Langston Hughes life and biography

Langston Hughes picture, image, poster

Langston Hughes biography

Date of birth : 1902-02-01
Date of death : 1967-05-22
Birthplace : Joplin, Missouri, United States
Nationality : American
Category : Famous Figures
Last modified : 2010-07-13
Credited as : Novelist and playwright, writer of short stories and columnist, also an innovator of jazz poetry

41 votes so far

James Mercer Langston Hughes, (born February 1, 1902 in Joplin, Missouri
United States – died May 22, 1967 in New York City, New York, United States) was an American poet, novelist, playwright, short story writer, and columnist. He was one of the earliest innovators of the new literary art form jazz poetry. Hughes is best-known for his work during the Harlem Renaissance. He famously wrote about the Harlem Renaissance saying that "Harlem was in vogue."

Langston Hughes is "possibly the most influential black American writer of the twentieth century," declared Dictionary of Literary Biography (DLB) contributor R. Baxter Miller. Though known primarily as a poet, Hughes also worked as a journalist, playwright, and lecturer. He was the first black American to support himself entirely by writing and giving lectures. John Mark Eberhart, writing for the Knight-Ridder/Tribune News Service in 2001, stated: "Here was a true son of the Midwest who moved on to fame as part of the Harlem Renaissance but never forgot the peculiar fusion of joy and hardship in his upbringing: familial love vs. racism, black dignity vs. white derision, righteous anger vs. unrighteous hate and, most of all, writing of all kinds as a weapon against the world's defects. Poems, novels, plays, short stories, political essays, autobiography: These torrents fell from Hughes' pen from his teen years till his death at 65 in 1967."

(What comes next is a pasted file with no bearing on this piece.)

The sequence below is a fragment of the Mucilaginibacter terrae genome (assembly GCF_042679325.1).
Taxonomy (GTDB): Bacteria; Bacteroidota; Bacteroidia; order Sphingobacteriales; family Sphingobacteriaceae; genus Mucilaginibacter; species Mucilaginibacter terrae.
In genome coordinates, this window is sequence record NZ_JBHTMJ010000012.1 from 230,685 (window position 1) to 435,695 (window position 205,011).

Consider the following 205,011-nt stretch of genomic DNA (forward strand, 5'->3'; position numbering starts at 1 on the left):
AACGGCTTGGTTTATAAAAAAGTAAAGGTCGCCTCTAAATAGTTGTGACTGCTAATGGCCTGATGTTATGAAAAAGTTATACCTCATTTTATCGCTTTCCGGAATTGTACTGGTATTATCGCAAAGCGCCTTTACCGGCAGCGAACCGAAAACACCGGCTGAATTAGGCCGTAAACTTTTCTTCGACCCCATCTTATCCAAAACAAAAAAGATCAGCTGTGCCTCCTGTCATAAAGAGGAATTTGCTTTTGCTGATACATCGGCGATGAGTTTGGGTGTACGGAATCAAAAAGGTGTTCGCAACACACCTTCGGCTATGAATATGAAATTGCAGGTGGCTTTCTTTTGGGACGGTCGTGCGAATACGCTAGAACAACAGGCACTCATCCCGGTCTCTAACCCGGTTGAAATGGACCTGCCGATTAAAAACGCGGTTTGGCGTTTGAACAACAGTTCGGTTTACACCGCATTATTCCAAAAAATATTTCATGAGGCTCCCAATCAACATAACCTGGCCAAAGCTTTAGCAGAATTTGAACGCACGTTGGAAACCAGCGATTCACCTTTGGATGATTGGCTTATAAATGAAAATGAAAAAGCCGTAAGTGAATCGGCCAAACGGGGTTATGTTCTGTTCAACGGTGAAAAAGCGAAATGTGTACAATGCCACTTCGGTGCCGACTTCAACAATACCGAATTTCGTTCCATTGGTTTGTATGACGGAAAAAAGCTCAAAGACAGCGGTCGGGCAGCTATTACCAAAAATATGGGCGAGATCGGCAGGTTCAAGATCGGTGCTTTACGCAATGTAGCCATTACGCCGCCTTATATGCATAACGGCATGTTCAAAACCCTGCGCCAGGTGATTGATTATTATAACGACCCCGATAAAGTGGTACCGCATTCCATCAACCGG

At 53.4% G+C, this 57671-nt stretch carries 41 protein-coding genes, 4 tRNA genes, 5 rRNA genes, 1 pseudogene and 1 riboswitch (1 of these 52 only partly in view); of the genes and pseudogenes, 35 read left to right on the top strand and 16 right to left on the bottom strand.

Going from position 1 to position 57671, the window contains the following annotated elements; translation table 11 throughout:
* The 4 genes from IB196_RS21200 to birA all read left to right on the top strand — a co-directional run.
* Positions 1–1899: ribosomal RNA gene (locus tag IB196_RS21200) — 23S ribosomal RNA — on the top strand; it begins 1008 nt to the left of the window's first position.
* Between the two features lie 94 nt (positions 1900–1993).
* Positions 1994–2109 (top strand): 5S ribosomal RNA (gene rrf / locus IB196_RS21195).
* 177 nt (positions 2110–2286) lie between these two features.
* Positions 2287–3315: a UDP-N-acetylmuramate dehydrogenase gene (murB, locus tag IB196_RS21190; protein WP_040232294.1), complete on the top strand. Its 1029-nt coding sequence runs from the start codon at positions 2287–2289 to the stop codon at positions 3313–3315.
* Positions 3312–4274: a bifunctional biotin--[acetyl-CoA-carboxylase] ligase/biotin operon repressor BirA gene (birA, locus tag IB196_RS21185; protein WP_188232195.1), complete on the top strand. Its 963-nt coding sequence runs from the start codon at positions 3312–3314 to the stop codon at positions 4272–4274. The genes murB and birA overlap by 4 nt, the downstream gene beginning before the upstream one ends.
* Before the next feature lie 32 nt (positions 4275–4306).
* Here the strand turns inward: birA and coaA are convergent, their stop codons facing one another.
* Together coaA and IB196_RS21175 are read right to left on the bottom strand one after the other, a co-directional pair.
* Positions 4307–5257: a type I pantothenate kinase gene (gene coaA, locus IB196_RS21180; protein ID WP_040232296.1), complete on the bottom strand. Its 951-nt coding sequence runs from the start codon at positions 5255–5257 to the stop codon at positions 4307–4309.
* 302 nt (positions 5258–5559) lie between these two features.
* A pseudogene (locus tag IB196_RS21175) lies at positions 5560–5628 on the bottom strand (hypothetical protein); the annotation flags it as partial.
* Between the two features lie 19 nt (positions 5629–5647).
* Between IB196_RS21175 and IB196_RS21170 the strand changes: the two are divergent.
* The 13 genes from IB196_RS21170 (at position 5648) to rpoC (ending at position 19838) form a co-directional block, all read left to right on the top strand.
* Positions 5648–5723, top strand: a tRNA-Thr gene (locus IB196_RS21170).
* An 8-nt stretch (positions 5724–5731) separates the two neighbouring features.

Hughes was born February 1, 1902 in Joplin, Missouri, to James and Carrie Hughes. Though usually regarded as black, Hughes stated in his first autobiography, The Big Sea: "You see, unfortunately, I am not black. There are lots of different kinds of blood in our family. But here in the United States, the word 'Negro' is used to mean anyone who has any Negro blood at all in his veins. In Africa, the word is more pure. It means all Negro, therefore black. " Both of Hughes's paternal great-grandfathers, one of whom was a slave trader, were white; on his mother's side of the family, one of his great-grandfathers was white and had been a slave owner. Other family members also had unusual histories. Commenting on Arnold Rampersad's The Life of Langston Hughes, David Nicholson noted in the Washington Post Book World that Hughes's great-uncle was "John Mercer Langston, 'the first black American to hold office . . . by popular vote,' lawyer, U.S. minister to Haiti, acting president of Howard University, and congressman from Virginia."